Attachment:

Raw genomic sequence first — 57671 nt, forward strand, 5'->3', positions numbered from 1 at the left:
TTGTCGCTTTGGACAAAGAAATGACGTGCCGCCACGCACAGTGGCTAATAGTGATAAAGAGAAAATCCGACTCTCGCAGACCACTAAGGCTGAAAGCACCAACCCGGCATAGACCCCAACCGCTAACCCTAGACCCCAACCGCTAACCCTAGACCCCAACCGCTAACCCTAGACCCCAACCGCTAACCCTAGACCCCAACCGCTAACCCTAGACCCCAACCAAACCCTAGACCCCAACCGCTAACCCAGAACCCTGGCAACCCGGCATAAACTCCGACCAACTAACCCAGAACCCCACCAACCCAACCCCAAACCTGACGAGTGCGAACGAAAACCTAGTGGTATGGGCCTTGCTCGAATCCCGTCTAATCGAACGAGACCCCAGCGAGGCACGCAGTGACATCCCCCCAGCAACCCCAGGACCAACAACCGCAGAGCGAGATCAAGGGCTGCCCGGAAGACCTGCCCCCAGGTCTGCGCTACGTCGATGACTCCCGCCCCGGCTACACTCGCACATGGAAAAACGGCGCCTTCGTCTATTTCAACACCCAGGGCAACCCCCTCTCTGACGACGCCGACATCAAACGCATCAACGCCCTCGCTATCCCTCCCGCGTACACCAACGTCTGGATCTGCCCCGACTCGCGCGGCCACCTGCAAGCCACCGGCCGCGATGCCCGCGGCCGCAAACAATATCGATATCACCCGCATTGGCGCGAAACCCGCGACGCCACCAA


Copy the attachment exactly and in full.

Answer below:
Raw genomic sequence first — 57671 nt, forward strand, 5'->3', positions numbered from 1 at the left:
TTGTCGCTTTGGACAAAGAAATGACGTGCCGCCACGCACAGTGGCTAATAGTGATAAAGAGAAAATCCGACTCTCGCAGACCACTAAGGCTGAAAGCACCAACCCGGCATAGACCCCAACCGCTAACCCTAGACCCCAACCGCTAACCCTAGACCCCAACCGCTAACCCTAGACCCCAACCGCTAACCCTAGACCCCAACCGCTAACCCTAGACCCCAACCAAACCCTAGACCCCAACCGCTAACCCAGAACCCTGGCAACCCGGCATAAACTCCGACCAACTAACCCAGAACCCCACCAACCCAACCCCAAACCTGACGAGTGCGAACGAAAACCTAGTGGTATGGGCCTTGCTCGAATCCCGTCTAATCGAACGAGACCCCAGCGAGGCACGCAGTGACATCCCCCCAGCAACCCCAGGACCAACAACCGCAGAGCGAGATCAAGGGCTGCCCGGAAGACCTGCCCCCAGGTCTGCGCTACGTCGATGACTCCCGCCCCGGCTACACTCGCACATGGAAAAACGGCGCCTTCGTCTATTTCAACACCCAGGGCAACCCCCTCTCTGACGACGCCGACATCAAACGCATCAACGCCCTCGCTATCCCTCCCGCGTACACCAACGTCTGGATCTGCCCCGACTCGCGCGGCCACCTGCAAGCCACCGGCCGCGATGCCCGCGGCCGCAAACAATATCGATATCACCCGCATTGGCGCGAAACCCGCGACGCCACCAA